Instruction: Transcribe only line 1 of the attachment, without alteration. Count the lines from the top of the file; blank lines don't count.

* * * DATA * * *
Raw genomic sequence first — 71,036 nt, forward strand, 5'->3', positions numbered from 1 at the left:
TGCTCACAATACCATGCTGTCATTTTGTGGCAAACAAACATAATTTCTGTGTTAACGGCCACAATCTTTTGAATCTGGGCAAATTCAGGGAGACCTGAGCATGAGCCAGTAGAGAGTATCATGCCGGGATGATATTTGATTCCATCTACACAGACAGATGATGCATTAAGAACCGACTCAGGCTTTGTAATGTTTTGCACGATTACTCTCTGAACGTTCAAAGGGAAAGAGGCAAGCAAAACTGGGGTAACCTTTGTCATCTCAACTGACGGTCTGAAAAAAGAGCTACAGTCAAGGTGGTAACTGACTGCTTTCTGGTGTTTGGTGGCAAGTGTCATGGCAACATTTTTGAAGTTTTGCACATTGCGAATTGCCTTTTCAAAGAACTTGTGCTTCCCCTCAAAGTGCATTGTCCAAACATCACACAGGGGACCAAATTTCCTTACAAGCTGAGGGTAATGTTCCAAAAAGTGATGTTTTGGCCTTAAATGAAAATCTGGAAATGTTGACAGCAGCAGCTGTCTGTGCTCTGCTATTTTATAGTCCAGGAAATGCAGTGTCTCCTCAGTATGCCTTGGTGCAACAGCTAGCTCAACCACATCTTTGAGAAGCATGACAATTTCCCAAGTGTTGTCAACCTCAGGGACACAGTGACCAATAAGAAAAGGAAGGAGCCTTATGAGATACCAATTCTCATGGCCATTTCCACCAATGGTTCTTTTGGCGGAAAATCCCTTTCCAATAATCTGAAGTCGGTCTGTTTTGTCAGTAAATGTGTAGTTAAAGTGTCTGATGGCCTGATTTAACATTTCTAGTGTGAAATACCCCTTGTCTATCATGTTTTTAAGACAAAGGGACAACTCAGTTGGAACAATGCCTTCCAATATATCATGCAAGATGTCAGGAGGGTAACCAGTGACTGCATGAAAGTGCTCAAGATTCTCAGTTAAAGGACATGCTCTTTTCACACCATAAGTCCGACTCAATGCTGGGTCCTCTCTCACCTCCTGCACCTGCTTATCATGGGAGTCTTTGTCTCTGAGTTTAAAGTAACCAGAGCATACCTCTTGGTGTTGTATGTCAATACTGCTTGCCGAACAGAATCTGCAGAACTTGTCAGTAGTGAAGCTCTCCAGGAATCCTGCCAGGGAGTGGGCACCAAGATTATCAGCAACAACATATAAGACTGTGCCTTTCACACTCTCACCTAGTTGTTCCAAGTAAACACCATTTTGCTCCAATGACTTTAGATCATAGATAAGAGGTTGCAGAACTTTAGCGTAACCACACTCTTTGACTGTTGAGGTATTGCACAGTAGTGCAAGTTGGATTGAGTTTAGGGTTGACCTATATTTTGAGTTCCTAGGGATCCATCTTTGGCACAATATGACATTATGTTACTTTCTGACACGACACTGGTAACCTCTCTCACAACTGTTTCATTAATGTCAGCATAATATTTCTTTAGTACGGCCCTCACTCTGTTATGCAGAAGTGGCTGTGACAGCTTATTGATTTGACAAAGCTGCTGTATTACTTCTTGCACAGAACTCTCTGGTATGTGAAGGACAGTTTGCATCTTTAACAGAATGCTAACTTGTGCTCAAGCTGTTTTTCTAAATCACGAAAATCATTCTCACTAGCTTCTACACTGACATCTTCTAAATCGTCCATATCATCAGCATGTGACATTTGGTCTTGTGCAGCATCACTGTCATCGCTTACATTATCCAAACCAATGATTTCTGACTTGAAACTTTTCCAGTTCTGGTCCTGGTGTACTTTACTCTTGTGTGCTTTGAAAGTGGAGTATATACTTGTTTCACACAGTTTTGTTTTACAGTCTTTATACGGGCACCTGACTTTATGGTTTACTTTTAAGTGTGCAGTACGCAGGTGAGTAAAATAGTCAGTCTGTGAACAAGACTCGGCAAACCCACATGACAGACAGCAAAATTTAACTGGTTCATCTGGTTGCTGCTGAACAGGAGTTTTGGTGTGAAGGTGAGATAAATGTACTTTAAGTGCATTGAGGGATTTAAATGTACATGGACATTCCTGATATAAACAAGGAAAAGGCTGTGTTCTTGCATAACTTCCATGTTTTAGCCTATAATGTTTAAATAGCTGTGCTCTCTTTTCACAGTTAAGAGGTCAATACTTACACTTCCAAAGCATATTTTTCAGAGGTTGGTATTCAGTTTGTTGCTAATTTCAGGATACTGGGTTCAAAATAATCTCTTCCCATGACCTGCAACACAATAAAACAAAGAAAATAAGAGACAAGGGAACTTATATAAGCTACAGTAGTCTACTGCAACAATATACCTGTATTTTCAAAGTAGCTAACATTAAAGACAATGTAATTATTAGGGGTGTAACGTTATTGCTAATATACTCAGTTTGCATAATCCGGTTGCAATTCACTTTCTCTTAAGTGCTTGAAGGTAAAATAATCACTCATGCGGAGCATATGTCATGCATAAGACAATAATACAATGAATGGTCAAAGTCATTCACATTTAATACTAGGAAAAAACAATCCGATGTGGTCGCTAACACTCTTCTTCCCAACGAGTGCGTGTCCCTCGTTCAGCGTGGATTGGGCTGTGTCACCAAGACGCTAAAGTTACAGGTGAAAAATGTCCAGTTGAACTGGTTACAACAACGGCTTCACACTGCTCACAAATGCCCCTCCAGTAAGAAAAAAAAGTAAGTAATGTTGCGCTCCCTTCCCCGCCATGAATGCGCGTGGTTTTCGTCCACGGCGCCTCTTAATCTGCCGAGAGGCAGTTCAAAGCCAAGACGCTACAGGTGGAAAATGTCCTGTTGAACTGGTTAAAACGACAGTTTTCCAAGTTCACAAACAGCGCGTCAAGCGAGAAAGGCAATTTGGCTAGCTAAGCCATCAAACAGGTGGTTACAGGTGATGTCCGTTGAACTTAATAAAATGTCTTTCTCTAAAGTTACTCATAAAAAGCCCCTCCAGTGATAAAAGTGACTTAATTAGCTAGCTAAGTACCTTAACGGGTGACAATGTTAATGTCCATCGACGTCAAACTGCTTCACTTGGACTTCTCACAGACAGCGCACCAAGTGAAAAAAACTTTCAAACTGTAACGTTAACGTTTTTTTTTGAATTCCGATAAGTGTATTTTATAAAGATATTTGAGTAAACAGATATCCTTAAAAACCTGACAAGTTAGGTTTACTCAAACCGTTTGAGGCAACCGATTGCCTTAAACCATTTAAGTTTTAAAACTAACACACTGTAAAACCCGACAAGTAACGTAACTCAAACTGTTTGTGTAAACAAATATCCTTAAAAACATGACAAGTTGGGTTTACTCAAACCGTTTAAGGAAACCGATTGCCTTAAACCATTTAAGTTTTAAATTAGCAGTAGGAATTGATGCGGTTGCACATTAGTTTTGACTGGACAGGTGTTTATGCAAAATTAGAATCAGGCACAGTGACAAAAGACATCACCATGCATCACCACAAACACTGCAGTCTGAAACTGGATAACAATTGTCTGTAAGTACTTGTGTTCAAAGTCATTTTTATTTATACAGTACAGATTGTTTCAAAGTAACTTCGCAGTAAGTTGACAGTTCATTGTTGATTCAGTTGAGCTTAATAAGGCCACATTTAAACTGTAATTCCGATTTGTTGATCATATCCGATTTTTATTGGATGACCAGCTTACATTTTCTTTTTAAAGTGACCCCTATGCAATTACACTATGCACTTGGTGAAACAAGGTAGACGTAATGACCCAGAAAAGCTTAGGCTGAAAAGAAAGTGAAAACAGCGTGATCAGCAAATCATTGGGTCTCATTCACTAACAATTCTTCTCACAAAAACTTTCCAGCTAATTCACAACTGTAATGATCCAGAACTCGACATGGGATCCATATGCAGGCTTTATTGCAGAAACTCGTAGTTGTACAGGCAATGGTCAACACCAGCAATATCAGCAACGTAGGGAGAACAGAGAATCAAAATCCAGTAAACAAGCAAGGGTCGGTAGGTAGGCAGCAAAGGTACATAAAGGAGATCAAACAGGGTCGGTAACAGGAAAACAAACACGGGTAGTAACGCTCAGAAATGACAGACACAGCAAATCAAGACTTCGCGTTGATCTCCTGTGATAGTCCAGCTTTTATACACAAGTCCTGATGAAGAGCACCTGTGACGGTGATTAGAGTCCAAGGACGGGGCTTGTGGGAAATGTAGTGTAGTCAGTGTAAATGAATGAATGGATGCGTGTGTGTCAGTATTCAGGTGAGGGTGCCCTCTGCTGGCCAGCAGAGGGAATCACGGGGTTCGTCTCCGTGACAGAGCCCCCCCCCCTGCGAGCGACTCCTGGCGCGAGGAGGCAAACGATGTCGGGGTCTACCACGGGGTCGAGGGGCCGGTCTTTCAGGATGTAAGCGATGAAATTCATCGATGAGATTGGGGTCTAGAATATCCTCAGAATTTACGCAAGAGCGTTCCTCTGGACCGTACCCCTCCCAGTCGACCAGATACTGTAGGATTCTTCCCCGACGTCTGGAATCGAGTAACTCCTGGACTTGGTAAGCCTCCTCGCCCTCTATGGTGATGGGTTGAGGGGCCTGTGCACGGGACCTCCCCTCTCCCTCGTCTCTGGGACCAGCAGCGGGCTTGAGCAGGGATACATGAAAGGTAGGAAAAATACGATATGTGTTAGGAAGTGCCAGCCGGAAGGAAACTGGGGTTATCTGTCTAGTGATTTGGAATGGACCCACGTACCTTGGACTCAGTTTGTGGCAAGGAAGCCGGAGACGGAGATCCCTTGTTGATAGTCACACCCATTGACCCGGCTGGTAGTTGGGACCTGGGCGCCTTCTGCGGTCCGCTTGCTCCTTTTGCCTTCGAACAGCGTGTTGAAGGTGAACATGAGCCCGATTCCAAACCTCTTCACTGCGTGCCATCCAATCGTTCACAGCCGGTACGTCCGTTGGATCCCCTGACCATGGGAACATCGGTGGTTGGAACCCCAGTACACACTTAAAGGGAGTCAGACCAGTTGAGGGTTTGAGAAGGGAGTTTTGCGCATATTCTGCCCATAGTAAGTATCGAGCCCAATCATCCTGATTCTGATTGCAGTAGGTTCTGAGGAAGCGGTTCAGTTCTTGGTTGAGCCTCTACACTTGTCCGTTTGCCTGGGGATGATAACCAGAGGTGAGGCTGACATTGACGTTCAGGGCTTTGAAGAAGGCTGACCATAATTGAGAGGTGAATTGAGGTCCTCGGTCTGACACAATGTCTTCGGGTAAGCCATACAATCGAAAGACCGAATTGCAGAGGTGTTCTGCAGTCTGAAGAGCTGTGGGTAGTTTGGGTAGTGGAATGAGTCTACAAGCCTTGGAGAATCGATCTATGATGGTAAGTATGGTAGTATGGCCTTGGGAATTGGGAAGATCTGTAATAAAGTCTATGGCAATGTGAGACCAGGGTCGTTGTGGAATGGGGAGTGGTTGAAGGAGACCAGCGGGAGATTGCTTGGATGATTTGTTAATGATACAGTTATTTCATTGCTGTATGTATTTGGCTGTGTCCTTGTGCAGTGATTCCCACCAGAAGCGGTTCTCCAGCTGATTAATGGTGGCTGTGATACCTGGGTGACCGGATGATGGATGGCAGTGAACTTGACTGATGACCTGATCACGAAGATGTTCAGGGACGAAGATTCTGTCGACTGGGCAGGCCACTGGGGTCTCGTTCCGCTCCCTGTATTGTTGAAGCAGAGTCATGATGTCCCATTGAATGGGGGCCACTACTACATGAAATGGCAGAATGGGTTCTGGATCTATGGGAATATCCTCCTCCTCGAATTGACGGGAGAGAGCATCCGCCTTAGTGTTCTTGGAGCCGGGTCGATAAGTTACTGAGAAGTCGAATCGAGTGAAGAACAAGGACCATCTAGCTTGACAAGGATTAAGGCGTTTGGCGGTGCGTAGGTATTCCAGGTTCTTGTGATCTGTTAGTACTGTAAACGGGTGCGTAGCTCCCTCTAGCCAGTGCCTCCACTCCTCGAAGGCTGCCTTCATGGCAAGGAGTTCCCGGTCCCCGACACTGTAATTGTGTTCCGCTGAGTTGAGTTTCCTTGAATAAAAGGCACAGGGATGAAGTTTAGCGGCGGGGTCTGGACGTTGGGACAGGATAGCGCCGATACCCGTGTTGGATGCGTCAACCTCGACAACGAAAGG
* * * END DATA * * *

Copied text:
Raw genomic sequence first — 71,036 nt, forward strand, 5'->3', positions numbered from 1 at the left: